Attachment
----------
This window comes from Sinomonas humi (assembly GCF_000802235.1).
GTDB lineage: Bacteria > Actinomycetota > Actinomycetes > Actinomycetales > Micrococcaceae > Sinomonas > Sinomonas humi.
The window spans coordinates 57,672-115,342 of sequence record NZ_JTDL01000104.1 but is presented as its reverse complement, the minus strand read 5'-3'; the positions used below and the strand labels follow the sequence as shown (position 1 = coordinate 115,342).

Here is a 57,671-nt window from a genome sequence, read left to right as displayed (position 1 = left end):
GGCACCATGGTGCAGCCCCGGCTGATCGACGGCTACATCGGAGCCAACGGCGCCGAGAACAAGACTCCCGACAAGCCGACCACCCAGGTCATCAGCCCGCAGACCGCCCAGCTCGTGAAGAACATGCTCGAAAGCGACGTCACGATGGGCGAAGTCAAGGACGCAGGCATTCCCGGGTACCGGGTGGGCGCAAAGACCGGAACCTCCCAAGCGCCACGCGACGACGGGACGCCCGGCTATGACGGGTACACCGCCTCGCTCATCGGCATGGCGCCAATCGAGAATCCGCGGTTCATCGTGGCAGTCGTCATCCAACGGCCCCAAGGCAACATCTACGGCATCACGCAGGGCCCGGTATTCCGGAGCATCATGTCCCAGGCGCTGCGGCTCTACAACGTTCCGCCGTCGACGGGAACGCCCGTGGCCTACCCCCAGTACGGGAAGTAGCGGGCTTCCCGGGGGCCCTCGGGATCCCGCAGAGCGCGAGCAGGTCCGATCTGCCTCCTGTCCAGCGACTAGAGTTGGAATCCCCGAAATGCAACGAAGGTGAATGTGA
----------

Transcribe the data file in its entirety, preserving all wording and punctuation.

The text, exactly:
This window comes from Sinomonas humi (assembly GCF_000802235.1).
GTDB lineage: Bacteria > Actinomycetota > Actinomycetes > Actinomycetales > Micrococcaceae > Sinomonas > Sinomonas humi.
The window spans coordinates 57,672-115,342 of sequence record NZ_JTDL01000104.1 but is presented as its reverse complement, the minus strand read 5'-3'; the positions used below and the strand labels follow the sequence as shown (position 1 = coordinate 115,342).

Here is a 57,671-nt window from a genome sequence, read left to right as displayed (position 1 = left end):
GGCACCATGGTGCAGCCCCGGCTGATCGACGGCTACATCGGAGCCAACGGCGCCGAGAACAAGACTCCCGACAAGCCGACCACCCAGGTCATCAGCCCGCAGACCGCCCAGCTCGTGAAGAACATGCTCGAAAGCGACGTCACGATGGGCGAAGTCAAGGACGCAGGCATTCCCGGGTACCGGGTGGGCGCAAAGACCGGAACCTCCCAAGCGCCACGCGACGACGGGACGCCCGGCTATGACGGGTACACCGCCTCGCTCATCGGCATGGCGCCAATCGAGAATCCGCGGTTCATCGTGGCAGTCGTCATCCAACGGCCCCAAGGCAACATCTACGGCATCACGCAGGGCCCGGTATTCCGGAGCATCATGTCCCAGGCGCTGCGGCTCTACAACGTTCCGCCGTCGACGGGAACGCCCGTGGCCTACCCCCAGTACGGGAAGTAGCGGGCTTCCCGGGGGCCCTCGGGATCCCGCAGAGCGCGAGCAGGTCCGATCTGCCTCCTGTCCAGCGACTAGAGTTGGAATCCCCGAAATGCAACGAAGGTGAATGTGA